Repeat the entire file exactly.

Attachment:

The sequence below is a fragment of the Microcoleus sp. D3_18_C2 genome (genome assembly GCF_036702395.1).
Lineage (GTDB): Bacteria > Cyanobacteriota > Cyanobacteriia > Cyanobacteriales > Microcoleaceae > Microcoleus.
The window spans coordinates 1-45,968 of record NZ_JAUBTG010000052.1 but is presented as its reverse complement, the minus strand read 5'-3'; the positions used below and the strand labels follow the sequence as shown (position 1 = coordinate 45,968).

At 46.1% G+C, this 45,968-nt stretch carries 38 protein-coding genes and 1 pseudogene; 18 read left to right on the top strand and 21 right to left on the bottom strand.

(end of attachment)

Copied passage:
The sequence below is a fragment of the Microcoleus sp. D3_18_C2 genome (genome assembly GCF_036702395.1).
Lineage (GTDB): Bacteria > Cyanobacteriota > Cyanobacteriia > Cyanobacteriales > Microcoleaceae > Microcoleus.
The window spans coordinates 1-45,968 of record NZ_JAUBTG010000052.1 but is presented as its reverse complement, the minus strand read 5'-3'; the positions used below and the strand labels follow the sequence as shown (position 1 = coordinate 45,968).

At 46.1% G+C, this 45,968-nt stretch carries 38 protein-coding genes and 1 pseudogene; 18 read left to right on the top strand and 21 right to left on the bottom strand.